JD: “We were dealing within the financial constraints of the organization, and believe Tyler Wade is ready to step into a starting role.”

This is where the rubber really meets the road. How willing will the Yankees be to exceed the CBT threshold? They spent right up to the third tier this year, and would incur a higher tax doing so for two consecutive seasons. As it stands with committed contracts, arbitration raises, and pre-arbitration salaries, the Yankees will have right around $50 million to spend before breaching the highest tax threshold. That’s more than enough, one would think, to re-sign two of their pending free agents, but having the ability to do something and having the willingness to do something are two separate matters.

The Yankees recent behavior does not inspire a terrible amount of confidence. By that, I am referring to the prior precedent of the Yankees “going with what we’ve got.” At the trade deadline the last two seasons, we’ve heard the same line: getting back healthy players is like making an impact trade. Except that hasn’t entirely worked so far. The Yankees seem to prioritize in-house options over more costly external upgrades, to mixed results.

PB: What does the spectre of a strike do to spending?

JD: Decimate it. Possibly. Idk. Uncharted waters.

JG: Ironically, to some extent I could actually see “the pinstripes” working with Tanaka. For some reason the vibe I have from him is “New York or Japan.”

JD: Yeah maybe. I do think we need to be careful how we talk about that. It’s not far from an honour/loyalty/Japanese dogwhistle stretch.

JG: For sure. My impression comes primarily from his decision not to opt out though.

JD: Sure.

JG: Although it worked out for him (that free agent market sucked).

JD: Although he read the market well. Yeah.

JG: I guess it depends on something we don’t know - how much did the players/their agents know about the slow free agent market before it happened. Like, were they expecting it?

This is the final, yet most elusive, piece of the puzzle. The current CBA expires after next season, which opens a whole new can of worms. What will the payroll limitations look like? Will there be a strike should both sides fail to reach an agreement? These are the uncertainties that could both inflate or depress spending. Some teams may not want to commit long-term money when they don’t know what the future holds, while others may want to push their chips to the middle of the table for next season, as certain championship windows start to close.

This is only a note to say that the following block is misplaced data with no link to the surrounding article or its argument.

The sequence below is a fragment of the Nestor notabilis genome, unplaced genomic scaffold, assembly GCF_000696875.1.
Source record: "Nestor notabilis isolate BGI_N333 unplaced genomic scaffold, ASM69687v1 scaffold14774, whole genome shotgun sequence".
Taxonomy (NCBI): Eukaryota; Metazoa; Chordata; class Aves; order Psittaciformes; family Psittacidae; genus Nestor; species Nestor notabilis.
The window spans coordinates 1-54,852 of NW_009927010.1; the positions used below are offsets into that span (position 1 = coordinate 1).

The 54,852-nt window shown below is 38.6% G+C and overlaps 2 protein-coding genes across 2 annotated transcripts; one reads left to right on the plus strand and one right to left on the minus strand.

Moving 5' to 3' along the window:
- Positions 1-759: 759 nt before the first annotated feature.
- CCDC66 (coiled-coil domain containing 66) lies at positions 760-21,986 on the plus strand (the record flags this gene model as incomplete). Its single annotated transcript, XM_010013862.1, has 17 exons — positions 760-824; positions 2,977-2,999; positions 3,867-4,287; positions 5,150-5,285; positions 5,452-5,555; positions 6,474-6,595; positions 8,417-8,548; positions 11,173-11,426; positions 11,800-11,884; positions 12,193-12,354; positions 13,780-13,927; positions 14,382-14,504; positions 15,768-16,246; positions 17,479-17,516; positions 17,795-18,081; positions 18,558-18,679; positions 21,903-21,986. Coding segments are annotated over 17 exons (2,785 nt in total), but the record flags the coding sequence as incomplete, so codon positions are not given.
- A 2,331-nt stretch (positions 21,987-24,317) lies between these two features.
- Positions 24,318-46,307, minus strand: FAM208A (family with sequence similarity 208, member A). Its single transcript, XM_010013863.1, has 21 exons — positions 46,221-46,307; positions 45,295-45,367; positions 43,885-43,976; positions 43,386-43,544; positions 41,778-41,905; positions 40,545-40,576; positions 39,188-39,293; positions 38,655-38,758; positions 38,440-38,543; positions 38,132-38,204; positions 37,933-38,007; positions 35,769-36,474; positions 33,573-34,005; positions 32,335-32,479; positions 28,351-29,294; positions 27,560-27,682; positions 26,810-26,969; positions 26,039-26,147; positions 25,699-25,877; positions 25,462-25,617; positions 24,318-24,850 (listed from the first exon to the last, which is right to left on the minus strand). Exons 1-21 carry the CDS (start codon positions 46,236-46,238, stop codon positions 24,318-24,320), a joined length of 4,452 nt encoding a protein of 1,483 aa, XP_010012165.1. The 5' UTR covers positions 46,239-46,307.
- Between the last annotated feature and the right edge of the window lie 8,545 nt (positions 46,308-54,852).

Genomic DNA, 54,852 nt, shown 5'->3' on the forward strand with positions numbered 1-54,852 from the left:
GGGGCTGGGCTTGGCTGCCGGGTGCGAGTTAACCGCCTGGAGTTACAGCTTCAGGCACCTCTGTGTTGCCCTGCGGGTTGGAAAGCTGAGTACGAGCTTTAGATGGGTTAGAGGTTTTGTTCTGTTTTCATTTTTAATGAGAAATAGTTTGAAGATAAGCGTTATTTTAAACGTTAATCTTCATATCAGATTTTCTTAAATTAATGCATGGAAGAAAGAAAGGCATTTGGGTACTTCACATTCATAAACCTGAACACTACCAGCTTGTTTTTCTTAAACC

At the end of the day, the Yankees need to decide where their priorities lie. If the goal truly is to win a championship, losing Tanaka and LeMahieu could significantly dent the Yankees’ ability to be contenders. DJ is a top-five pure hitter in the AL while Masa is among the top-five all-time in postseason run prevention. They represent the two best available players, either internal or external, to fill their respective roles next season, full stop.

Yet if the goal is to field a winning team that is content with making the postseason, it's not hard to see the Yankees subscribing to the line of thinking that says not to hand out sizable contracts to over-30 players. At the extreme end of the spectrum, LeMahieu could command upwards of Paul Goldschmidt money while Tanaka could be looking at a deal in line with Hyun-Jin Ryu’s pact. Expenditures of that magnitude would surely signal that Yankees ownership is all-in.


Which of their pending free agents should the Yankees re-sign?

This poll is closed

  • 0%
    (14 votes)
  • 20%
    DJ LeMahieu
    (506 votes)
  • 3%
    Masahiro Tanaka
    (73 votes)
  • 0%
    James Paxton
    (6 votes)
  • 65%
    DJ and Masa
    (1587 votes)
  • 2%
    DJ and Pax
    (51 votes)
  • 0%
    Masa and Pax
    (4 votes)
  • 7%
    All three
    (187 votes)
2428 votes total Vote Now